Stars in Andromeda
This infrared composite image from NASA's Spitzer Space Telescope shows the Andromeda galaxy, a neighbor to our Milky Way galaxy. The image highlights the smooth sea of older stars. Spiral galaxies tend to form new stars in their dusty, clumpy arms, while their cores are populated by older stars.
Astronomers used these new images to measure the total infrared brightness of Andromeda. Because the amount of infrared light given off by stars depends on their masses, the brightness measurements provided a novel method for "weighing" the Andromeda galaxy. According to this method, the mass of the stars in Andromeda is about110 billion times that of the sun, which is in agreement with past calculations. This means the galaxy contains about one trillion stars (because most stars are actually less massive than the sun). For comparison, the Milky Way is estimated to hold about 400 billion stars.
A small, companion galaxy called NGC 205 is visible above Andromeda. Another companion galaxy called M32 can also been seen below the galaxy.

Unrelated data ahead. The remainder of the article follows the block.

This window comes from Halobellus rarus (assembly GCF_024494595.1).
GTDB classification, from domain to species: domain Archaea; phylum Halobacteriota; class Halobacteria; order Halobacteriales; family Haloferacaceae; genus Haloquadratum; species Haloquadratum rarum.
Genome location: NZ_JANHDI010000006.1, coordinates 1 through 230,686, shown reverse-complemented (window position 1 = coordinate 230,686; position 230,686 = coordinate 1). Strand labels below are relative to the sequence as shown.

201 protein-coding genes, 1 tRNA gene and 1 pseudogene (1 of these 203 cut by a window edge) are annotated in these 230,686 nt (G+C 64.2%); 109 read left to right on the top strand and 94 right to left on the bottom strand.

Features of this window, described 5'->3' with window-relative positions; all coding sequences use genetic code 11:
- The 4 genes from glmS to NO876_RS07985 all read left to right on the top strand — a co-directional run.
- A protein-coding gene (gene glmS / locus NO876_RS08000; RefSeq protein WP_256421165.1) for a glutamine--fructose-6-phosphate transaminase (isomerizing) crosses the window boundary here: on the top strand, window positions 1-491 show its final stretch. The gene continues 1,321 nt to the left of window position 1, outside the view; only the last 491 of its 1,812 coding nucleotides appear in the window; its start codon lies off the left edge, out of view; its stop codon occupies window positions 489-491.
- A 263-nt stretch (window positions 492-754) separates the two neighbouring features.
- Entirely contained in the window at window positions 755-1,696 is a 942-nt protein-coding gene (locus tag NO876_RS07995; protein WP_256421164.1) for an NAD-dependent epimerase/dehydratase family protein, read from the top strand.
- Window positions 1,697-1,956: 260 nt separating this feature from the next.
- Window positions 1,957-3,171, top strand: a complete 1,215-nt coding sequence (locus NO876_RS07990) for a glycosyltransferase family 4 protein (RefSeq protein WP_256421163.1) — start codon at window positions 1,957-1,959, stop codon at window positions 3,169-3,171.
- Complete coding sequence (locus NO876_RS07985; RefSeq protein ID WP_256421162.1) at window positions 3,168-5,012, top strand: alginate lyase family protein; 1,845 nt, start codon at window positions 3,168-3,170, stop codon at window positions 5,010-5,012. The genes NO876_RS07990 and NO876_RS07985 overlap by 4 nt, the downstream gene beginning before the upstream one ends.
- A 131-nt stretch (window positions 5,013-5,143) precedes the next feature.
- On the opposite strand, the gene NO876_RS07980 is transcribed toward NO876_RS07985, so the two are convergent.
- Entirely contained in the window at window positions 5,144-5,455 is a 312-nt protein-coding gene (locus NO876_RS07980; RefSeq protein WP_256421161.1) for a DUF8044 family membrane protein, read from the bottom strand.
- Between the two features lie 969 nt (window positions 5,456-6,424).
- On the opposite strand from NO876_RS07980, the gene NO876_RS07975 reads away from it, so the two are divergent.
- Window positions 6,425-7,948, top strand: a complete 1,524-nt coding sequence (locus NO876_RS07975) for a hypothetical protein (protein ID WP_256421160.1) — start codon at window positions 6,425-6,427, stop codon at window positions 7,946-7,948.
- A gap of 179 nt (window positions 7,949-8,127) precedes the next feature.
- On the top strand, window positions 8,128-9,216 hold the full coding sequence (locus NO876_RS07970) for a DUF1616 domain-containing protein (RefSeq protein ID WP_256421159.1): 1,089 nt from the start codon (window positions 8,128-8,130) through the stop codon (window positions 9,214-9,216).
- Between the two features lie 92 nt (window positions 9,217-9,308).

The Andromeda galaxy, also known affectionately by astronomers as Messier 31, is located 2.5 million light-years away in the constellation Andromeda. It is the closest major galaxy to the Milky Way, making it the ideal specimen for carefully examining the nature of galaxies. On a clear, dark night, the galaxy can be spotted with the naked eye as a fuzzy blob.
Andromeda's entire disk spans about 260,000 light-years, which means that a light beam would take 260,000 years to travel from one end of the galaxy to the other. By comparison, the Milky Way is about 100,000 light-years across. When viewed from Earth, Andromeda occupies a portion of the sky equivalent to seven full moons.
Because this galaxy is so large, the infrared images had to be stitched together out of about 3,000 separate Spitzer exposures. The light detected by Spitzer's infrared array camera at 3.6 and 4.5 microns is sensitive mostly to starlight and is shown in blue and green, respectively.